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Anti-viral immune discovery could lead to improved vaccines

A molecular switch that impacts immune responses to viral infections has been identified which could lead to better strategies to develop vaccines.

Researchers have identified a molecular switch that impacts immune responses to viral infections and whether or not protective antibodies are produced. Their findings could lead to better strategies to develop vaccines for previously hard-to-prevent viruses.

The researchers from Walter and Eliza Hall Institute also discovered that the immune system protects against different viruses via distinct pathways. 

The study, which was led by Dr Joanna Groom and PhD student Ms Amania Sheikh, showed that T-bet was an essential switch that enabled T cells to stimulate antibody production in response to viral infections. 

“The level of T-bet in T cells is influenced by factors such as how a virus enters the body and how much inflammation it triggers in its early stages. This in turn influences the immune response to the virus,” Sheikh said.

The study also showed that T-bet enables immune T cells to distinguish between different viral infections, controlling whether or not protective antibodies are produced.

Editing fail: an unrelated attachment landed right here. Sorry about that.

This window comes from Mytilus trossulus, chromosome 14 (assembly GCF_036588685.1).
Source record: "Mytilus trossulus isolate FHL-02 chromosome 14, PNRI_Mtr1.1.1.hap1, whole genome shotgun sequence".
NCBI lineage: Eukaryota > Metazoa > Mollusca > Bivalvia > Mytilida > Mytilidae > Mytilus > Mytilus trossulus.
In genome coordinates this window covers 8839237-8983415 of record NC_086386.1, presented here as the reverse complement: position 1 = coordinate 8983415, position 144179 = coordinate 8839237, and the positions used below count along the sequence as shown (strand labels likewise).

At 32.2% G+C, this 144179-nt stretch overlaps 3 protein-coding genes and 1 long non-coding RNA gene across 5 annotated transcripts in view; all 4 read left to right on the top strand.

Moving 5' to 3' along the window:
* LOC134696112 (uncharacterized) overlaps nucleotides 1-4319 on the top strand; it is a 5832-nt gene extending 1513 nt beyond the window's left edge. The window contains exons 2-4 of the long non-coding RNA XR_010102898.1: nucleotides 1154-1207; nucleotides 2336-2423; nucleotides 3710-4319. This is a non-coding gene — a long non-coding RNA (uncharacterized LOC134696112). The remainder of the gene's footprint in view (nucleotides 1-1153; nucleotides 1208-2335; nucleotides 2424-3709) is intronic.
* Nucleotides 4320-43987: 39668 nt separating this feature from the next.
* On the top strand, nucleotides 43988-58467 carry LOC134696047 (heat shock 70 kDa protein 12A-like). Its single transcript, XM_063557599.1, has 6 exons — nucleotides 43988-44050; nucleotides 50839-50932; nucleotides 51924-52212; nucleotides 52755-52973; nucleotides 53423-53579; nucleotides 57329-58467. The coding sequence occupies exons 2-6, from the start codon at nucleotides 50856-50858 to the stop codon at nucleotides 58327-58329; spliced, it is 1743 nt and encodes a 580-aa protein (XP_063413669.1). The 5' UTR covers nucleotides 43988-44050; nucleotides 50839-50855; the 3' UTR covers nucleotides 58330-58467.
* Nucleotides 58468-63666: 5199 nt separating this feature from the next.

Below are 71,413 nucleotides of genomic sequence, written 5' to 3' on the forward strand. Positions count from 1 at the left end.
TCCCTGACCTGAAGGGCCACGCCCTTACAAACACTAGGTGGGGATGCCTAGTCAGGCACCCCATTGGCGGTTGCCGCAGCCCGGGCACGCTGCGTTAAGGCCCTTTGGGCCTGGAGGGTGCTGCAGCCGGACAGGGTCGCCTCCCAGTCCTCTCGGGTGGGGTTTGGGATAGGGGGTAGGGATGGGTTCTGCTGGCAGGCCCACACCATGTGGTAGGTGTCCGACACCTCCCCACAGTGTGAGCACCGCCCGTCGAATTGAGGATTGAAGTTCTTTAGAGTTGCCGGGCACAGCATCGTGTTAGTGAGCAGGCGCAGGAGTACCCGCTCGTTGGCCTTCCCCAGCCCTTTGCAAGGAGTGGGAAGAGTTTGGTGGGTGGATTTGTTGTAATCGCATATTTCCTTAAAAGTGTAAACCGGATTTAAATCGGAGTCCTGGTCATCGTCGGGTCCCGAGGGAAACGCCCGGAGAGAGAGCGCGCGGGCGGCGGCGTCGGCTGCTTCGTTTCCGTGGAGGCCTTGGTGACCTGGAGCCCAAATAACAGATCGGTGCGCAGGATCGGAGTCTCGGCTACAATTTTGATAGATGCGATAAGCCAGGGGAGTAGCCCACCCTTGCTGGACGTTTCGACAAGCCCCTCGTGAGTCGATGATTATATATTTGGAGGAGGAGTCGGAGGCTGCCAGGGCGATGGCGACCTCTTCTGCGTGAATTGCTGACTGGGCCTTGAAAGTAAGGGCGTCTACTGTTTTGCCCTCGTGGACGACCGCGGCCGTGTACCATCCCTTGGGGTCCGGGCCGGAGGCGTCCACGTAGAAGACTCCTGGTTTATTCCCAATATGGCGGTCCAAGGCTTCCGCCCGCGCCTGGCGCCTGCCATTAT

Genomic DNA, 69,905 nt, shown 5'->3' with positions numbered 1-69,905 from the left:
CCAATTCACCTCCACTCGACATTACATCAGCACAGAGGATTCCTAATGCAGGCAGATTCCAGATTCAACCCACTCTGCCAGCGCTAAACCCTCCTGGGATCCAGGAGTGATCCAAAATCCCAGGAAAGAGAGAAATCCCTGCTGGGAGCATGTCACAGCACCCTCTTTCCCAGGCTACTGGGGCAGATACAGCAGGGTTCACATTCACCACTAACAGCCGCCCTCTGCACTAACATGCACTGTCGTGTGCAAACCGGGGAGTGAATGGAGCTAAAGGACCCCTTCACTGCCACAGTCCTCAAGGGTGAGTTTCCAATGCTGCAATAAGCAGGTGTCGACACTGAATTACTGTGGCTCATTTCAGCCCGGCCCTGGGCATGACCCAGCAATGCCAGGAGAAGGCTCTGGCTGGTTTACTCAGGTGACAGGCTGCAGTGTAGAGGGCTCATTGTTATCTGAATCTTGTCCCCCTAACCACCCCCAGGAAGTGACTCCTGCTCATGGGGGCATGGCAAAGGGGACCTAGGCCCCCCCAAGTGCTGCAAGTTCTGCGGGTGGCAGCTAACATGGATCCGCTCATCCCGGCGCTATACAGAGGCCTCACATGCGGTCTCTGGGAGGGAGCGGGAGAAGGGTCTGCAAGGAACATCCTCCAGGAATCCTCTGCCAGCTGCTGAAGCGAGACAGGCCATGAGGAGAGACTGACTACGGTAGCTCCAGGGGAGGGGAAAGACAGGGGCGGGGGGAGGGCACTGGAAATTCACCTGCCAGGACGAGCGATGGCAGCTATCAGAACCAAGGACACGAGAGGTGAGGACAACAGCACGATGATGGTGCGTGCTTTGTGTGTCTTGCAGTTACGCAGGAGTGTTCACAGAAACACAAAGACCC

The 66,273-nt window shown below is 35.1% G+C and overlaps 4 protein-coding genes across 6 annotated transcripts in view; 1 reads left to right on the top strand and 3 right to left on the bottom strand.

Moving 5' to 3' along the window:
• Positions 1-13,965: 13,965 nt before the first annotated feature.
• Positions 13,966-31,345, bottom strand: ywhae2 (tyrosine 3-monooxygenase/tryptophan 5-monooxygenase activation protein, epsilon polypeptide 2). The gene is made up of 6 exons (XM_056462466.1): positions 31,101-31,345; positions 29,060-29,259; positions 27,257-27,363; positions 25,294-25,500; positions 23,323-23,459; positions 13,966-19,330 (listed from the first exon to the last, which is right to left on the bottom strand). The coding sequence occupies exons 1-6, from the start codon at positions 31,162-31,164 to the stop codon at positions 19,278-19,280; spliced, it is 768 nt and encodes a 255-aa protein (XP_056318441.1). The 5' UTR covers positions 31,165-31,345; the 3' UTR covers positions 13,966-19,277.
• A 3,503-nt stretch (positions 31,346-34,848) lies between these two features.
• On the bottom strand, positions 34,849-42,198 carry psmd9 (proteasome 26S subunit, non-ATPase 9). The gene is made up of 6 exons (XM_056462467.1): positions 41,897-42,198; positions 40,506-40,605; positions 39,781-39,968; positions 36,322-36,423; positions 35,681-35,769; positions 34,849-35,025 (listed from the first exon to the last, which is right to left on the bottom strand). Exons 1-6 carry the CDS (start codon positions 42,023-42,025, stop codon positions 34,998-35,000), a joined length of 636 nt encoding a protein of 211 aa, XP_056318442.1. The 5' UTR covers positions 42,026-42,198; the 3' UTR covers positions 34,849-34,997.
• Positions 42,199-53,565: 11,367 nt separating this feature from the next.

“We compared the role of the T-bet switch in immune responses to two viruses, influenza and LCMV, a virus that can cause meningitis,” added Dr Groom. “These viruses are thought to activate similar immune cells, yet we demonstrated specific changes between the responses could lead to very different amounts of protective antibodies. We showed that T-bet was critical for scaling how much antibody production occurred in response to a viral infection.”

…T-bet enables immune T cells to distinguish between different viral infections”

The findings could underpin the development of more effective vaccines against viruses: “Most current vaccines to infectious diseases rely on robust and long-lived antibody production,” Dr Groom concluded. “If we can understand the precise triggers controlling how much antibody is produced in response to an infection, we should be able to develop vaccines that act similarly to stimulate protective antibody production.” 

The research was published in the journal Cell Reports.

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